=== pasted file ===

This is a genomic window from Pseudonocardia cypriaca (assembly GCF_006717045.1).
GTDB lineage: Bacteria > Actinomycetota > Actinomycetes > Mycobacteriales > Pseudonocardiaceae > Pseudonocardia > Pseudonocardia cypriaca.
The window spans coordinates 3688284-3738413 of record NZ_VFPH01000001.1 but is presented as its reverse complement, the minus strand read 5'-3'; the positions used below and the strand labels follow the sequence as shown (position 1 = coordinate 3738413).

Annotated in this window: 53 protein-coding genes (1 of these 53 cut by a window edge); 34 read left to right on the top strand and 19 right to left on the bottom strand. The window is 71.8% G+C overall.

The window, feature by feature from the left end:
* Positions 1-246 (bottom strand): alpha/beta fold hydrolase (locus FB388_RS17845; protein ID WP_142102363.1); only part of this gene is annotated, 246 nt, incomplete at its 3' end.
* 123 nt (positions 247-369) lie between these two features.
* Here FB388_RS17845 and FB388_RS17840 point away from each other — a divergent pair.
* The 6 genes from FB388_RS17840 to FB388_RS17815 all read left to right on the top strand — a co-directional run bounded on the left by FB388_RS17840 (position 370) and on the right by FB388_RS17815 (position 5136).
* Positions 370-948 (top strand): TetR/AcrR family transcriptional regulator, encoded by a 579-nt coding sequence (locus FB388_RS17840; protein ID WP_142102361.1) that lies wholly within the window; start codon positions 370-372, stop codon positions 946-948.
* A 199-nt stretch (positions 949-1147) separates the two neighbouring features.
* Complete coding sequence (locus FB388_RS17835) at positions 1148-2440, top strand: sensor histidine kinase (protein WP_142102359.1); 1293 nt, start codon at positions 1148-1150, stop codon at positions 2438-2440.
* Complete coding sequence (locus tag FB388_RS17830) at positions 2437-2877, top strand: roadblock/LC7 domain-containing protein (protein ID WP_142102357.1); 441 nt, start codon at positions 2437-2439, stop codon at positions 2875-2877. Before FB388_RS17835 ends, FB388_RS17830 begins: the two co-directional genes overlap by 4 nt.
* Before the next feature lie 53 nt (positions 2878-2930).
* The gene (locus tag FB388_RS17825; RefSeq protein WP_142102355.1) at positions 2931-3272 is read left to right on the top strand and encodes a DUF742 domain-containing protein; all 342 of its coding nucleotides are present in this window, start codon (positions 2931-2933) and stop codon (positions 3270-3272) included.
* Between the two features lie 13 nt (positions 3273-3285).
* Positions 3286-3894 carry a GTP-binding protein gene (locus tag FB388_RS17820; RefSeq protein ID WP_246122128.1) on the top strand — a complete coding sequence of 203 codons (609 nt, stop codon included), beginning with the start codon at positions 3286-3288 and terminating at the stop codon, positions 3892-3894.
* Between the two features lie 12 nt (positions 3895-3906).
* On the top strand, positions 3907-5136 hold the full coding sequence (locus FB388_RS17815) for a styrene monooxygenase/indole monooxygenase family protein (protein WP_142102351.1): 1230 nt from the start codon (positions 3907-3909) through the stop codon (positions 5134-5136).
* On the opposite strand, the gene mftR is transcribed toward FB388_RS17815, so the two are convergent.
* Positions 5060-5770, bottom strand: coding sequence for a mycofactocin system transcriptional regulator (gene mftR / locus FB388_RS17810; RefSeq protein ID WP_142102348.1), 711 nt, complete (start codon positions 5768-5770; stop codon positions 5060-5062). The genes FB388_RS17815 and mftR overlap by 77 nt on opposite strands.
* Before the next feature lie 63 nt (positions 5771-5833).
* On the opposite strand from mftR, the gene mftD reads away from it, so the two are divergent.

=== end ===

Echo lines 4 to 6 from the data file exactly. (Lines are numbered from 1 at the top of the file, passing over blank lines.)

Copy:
Annotated in this window: 53 protein-coding genes (1 of these 53 cut by a window edge); 34 read left to right on the top strand and 19 right to left on the bottom strand. The window is 71.8% G+C overall.

The window, feature by feature from the left end:
* Positions 1-246 (bottom strand): alpha/beta fold hydrolase (locus FB388_RS17845; protein ID WP_142102363.1); only part of this gene is annotated, 246 nt, incomplete at its 3' end.